This page contains a Flash digital edition of a book.
RCP0110_0_Hangar Talk 2/15/10 5:01 PM Page 11
on me; I could not imagine what that had survival vest melted to his flight suit. As Army Safety Center.
to be like for him. Toward the end of our for Paul; a few days after this extraordi- If you were to finish reading the above
reunion I asked Paul if he would agree to nary night everyone in our unit was as- paragraph and conclude that the presenta-
let us make him the subject of one of our sembled for a meeting that was to be tion of a “Safety Coin” didn’t quite mea-
Pilot Profiles. The reluctant hero, as ex- attended by the Commanding General of sure up to the standard expected of such
pected, declined, that was just his way. It Ft. Rucker, MG Rudolph Ostovich. At heroic actions, you would not be alone.
was a year later, when I informed Paul this meeting the full details of the event Paul Richtmyer acted the way you would
“I’m just going to write it anyway”, that were detailed and MG Ostovich presented expect him to, just kind of grinned and
he agreed to answer a few questions. As Paul with a “Safety Coin” from the U. S. went quietly about his business.

is Paul’s practice, some things he’ll an-
swer, some he won’t. I respect that.
Paul Richtmyer is a retired U.S. Army
Warrant Officer who holds a Commercial
Instrument Rotorcraft ticket. He has flown
in excess of 4500 hours, of which a little
over 1100 is night vision goggle time. His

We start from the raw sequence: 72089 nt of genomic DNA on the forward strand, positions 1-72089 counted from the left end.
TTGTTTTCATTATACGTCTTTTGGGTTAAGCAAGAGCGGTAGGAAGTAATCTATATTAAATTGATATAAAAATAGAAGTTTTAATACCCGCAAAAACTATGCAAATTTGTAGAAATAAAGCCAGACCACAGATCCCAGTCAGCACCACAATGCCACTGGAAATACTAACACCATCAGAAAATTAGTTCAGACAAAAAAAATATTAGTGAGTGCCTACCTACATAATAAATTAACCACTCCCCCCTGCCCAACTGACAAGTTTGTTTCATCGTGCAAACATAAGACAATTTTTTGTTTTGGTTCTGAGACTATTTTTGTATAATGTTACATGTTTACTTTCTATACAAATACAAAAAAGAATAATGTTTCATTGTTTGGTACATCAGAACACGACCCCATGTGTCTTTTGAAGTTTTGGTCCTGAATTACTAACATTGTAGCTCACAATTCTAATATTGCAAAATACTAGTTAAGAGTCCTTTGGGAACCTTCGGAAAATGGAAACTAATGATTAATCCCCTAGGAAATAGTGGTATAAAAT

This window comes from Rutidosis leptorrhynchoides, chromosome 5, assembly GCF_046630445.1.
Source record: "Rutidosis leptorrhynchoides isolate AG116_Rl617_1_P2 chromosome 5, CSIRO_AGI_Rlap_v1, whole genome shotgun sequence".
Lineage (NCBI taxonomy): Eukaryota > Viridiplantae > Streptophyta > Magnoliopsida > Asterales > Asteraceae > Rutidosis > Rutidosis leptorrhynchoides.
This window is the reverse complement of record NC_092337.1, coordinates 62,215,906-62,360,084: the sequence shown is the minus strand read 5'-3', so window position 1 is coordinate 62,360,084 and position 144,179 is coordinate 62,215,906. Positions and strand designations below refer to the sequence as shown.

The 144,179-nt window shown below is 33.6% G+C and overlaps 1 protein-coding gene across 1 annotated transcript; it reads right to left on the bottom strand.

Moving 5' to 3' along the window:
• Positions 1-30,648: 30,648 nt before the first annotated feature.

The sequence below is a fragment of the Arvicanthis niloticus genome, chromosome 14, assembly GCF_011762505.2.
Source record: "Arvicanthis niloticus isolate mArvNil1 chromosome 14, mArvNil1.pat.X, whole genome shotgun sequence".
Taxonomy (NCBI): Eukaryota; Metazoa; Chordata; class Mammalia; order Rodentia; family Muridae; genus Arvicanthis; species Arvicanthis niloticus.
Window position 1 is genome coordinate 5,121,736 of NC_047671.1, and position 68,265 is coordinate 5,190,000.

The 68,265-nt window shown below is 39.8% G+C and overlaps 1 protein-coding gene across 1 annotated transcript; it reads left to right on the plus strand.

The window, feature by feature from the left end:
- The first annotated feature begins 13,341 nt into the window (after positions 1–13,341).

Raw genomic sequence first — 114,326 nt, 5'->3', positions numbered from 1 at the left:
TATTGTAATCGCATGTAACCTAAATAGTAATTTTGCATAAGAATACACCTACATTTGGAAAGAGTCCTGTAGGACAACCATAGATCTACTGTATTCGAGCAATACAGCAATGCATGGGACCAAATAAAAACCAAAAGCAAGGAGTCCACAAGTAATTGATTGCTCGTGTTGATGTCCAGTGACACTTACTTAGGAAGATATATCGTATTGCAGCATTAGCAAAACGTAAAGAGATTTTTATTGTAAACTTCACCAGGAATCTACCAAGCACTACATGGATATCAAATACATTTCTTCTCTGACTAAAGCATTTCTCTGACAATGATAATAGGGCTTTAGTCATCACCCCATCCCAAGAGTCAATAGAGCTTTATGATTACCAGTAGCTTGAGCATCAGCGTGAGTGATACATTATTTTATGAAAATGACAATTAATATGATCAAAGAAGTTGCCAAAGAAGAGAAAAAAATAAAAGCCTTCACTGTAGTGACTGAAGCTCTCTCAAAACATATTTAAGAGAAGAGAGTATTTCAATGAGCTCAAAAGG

hometown is Longwood, Florida; he is
married and currently is employed as an
EMS Pilot with Air Methods.
EDUCATION: Embry Riddle Aeronautical
University, BS, Professional Aeronautics
with a minor in Aviation Safety.
MILITARY EXPERIENCE: 5 years with the
Airborne Infantry (2/75th Rangers, 82nd
Airborne Division), 16 years in Army Avia-
tion (Pilot, Safety Officer, Instructor Pilot,
Standardization Pilot).
58A/C, OH-58D, and BH-407, AS 350
HOBBIES: Fishing, dirt and road motorcy-
at refuel
ENCE: They all had an impact; I learned
something from each one.
If you could share one bit of advise to a
new pilot, what would that be….”Think be-
fore you act, don’t get overwhelmed, and
manage your cockpit workload.”
I suppose I would be remiss if I didn’t in-
clude an appropriate end to this story, com-
plete the “after action” report if you will.
Well, the student who caught fire that night
survived and went on to graduate Warrant
Officer Flight Training. Good news for
him, the safety equipment, nomex flight
suit, gloves, flight helmet all worked as
promised. His only lingering injuries were
to the unexposed skin areas and second de-
gree burns around his torso, where the nylon
HELI-EXPO BOOTH #3835 • February 2010 11
Page 1  |  Page 2  |  Page 3  |  Page 4  |  Page 5  |  Page 6  |  Page 7  |  Page 8  |  Page 9  |  Page 10  |  Page 11  |  Page 12  |  Page 13  |  Page 14  |  Page 15  |  Page 16  |  Page 17  |  Page 18  |  Page 19  |  Page 20  |  Page 21  |  Page 22  |  Page 23  |  Page 24  |  Page 25  |  Page 26  |  Page 27  |  Page 28  |  Page 29  |  Page 30  |  Page 31  |  Page 32  |  Page 33  |  Page 34  |  Page 35  |  Page 36  |  Page 37  |  Page 38  |  Page 39  |  Page 40  |  Page 41  |  Page 42  |  Page 43  |  Page 44  |  Page 45  |  Page 46  |  Page 47  |  Page 48  |  Page 49  |  Page 50  |  Page 51  |  Page 52
Produced with Yudu -